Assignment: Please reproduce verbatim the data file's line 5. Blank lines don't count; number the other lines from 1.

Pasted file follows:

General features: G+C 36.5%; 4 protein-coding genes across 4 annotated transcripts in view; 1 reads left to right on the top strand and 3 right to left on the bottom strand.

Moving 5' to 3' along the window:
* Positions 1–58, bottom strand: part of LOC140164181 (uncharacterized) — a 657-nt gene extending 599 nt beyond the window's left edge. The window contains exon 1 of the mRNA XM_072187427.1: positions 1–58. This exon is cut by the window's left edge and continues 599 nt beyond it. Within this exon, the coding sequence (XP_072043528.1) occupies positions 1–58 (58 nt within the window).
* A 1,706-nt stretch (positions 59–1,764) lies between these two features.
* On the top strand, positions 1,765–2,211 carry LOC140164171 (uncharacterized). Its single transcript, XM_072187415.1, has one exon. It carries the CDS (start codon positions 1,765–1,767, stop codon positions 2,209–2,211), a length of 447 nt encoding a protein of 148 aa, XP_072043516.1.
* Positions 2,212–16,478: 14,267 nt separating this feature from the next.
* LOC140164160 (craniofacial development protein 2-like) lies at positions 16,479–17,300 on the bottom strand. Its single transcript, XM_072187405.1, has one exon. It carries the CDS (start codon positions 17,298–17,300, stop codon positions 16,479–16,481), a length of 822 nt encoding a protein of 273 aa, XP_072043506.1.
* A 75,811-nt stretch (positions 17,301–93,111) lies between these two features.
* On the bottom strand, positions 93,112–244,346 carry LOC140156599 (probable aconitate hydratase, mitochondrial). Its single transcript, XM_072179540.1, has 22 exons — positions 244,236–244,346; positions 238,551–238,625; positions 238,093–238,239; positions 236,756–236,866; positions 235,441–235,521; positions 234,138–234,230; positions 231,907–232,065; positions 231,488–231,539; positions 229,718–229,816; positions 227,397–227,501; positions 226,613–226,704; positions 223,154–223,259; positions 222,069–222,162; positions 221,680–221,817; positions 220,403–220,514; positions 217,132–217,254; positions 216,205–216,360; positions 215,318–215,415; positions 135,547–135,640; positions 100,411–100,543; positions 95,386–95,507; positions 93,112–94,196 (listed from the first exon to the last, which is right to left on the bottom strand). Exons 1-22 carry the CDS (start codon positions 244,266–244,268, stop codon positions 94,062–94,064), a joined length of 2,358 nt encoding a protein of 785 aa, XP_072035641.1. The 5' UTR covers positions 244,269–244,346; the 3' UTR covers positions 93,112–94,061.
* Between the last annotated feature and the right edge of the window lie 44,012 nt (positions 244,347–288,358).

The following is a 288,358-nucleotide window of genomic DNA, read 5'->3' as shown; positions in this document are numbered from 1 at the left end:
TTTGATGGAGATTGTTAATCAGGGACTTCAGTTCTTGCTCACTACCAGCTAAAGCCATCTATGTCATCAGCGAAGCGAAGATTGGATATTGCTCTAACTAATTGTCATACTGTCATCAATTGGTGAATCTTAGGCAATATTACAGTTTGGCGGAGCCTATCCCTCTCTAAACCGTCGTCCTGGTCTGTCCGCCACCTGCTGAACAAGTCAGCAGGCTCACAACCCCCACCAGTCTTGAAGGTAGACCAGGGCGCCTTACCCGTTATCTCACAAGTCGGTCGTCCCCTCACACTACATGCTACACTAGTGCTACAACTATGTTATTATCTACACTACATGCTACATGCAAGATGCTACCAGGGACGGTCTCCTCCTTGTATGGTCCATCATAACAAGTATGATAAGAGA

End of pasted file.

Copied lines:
* On the top strand, positions 1,765–2,211 carry LOC140164171 (uncharacterized). Its single transcript, XM_072187415.1, has one exon. It carries the CDS (start codon positions 1,765–1,767, stop codon positions 2,209–2,211), a length of 447 nt encoding a protein of 148 aa, XP_072043516.1.